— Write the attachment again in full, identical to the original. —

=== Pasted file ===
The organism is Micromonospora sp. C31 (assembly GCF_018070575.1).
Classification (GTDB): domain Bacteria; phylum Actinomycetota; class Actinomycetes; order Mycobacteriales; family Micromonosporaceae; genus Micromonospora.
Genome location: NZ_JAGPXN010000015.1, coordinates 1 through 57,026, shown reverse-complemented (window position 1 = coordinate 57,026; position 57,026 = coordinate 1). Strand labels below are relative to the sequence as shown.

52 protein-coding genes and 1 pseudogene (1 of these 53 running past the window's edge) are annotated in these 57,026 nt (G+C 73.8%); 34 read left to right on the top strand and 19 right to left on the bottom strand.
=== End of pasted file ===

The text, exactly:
The organism is Micromonospora sp. C31 (assembly GCF_018070575.1).
Classification (GTDB): domain Bacteria; phylum Actinomycetota; class Actinomycetes; order Mycobacteriales; family Micromonosporaceae; genus Micromonospora.
Genome location: NZ_JAGPXN010000015.1, coordinates 1 through 57,026, shown reverse-complemented (window position 1 = coordinate 57,026; position 57,026 = coordinate 1). Strand labels below are relative to the sequence as shown.

52 protein-coding genes and 1 pseudogene (1 of these 53 running past the window's edge) are annotated in these 57,026 nt (G+C 73.8%); 34 read left to right on the top strand and 19 right to left on the bottom strand.